Sciatica nerve is one of the longest nerves in the human body. It is a cluster of many different nerves branching out from vertebral foramina in the lumbar spine and then merging as one single nerve, as thick as thumb. This nerve passes through the greater sciatic foramen in the pelvis and runs down at the back of the thighs before branching into two different nerves at the level of the knee, called Tibial Nerve and Common Peroneal Nerve. These two nerves supplies to the lower leg and foot. To conclude Sciatica nerve connects the regions of lower extremities with the spine.
Now to connect the above two descriptions, Piriformis is situated at the site where sciatica nerve exit the sciatic foramen. It is arranged diagonally to the sciatic nerve which runs vertically just underneath this muscle. This arrangement can be different in different individuals as classified below on a scale of 100.
- Mostly it’s passing from below the piriformis. (70-85)
- In some cases it can split into two with one branch passing through the piriformis. (11%)
- Or it can split in two and wraps around the muscle. (0.86%)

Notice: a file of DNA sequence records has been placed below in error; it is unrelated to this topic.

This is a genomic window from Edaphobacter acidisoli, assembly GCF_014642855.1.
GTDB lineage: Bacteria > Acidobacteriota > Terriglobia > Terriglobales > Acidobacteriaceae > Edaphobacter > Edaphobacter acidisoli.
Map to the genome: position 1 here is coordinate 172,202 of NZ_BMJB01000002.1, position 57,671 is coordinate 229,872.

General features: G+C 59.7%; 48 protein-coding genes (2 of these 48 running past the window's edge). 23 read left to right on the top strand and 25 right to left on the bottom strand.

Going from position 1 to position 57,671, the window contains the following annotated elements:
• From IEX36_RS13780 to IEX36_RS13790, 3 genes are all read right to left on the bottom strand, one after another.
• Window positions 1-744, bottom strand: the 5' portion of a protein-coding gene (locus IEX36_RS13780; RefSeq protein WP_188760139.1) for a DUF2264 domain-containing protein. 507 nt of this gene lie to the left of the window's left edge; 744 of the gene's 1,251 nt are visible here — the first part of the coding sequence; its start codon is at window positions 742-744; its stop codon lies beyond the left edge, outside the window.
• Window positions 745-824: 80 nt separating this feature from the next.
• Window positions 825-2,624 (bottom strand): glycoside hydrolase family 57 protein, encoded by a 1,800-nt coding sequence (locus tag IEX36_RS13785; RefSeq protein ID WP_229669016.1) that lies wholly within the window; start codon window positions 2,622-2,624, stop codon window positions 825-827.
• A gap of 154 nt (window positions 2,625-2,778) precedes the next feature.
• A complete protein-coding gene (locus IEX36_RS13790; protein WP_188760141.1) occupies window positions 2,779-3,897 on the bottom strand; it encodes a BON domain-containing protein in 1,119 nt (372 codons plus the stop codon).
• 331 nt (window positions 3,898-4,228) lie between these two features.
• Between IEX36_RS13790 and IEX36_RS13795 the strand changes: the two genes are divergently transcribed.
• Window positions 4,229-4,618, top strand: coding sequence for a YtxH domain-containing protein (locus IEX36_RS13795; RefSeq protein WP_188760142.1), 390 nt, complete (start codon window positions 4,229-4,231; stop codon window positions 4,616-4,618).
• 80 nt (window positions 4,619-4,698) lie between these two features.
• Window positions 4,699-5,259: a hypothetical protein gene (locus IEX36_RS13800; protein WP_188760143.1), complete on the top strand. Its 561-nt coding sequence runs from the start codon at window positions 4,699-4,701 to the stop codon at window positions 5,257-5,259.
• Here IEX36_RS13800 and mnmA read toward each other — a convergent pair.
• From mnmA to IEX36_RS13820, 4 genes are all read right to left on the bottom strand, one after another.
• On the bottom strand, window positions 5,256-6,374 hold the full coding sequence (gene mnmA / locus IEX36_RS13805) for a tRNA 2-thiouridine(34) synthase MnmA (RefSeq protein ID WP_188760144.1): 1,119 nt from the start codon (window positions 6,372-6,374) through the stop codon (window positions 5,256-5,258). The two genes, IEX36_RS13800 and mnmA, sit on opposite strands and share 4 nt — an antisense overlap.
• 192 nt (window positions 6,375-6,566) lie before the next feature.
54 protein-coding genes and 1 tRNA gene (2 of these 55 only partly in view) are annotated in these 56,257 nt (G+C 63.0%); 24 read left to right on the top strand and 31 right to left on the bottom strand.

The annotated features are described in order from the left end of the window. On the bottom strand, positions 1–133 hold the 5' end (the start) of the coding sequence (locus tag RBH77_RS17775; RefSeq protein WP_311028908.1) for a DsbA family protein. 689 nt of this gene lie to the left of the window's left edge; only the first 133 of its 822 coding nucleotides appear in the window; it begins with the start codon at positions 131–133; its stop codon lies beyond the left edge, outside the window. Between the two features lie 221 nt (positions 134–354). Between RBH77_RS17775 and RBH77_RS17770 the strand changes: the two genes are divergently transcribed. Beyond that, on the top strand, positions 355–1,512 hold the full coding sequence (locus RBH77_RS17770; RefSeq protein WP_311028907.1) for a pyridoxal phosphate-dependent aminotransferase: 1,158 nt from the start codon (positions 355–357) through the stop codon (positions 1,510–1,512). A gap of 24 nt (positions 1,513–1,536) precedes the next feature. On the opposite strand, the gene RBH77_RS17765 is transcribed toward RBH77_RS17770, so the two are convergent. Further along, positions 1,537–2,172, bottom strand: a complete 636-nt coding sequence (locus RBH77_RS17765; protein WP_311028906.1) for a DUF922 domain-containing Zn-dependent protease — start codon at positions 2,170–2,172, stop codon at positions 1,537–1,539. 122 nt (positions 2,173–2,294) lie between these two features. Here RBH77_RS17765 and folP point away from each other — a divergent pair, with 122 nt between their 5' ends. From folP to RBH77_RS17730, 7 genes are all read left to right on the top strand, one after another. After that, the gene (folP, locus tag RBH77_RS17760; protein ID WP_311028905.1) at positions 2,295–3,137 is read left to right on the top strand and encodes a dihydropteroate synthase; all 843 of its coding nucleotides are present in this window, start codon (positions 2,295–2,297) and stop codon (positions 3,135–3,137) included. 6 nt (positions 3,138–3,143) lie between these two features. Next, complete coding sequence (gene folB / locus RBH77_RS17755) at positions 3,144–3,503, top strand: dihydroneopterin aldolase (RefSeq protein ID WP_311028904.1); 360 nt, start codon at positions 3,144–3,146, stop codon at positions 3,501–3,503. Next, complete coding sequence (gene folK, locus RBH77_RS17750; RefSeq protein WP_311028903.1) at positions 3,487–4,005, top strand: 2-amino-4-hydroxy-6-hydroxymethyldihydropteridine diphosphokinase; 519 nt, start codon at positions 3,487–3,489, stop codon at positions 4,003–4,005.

- It can also entirely pass through the belly of piriformis.(0.13%)
- Also it can exit above the muscle. (0.8%)
It should be noted that the penetration of sciatic nerve through the muscle can exist without any painful conditions. However such a variation might be predisposed to piriformis syndrome due to any injury.
Piriformis syndrome is characterized by an acute pain running from the hip joint down all the way in the back of the leg to the foot. It is believed to be caused by a spasm of piriformis muscle which irritates the sciatic nerve passing through or adjacent to it. This spasm can be an outcome of any athletic injury or traumatic condition caused by that. The treatment includes stretching the piriformis as well the associated surrounding hip rotator muscles to get rid of spasmodic state of the muscle. Surgery is also considered to be a line of treatment, however, not accepted unanimously.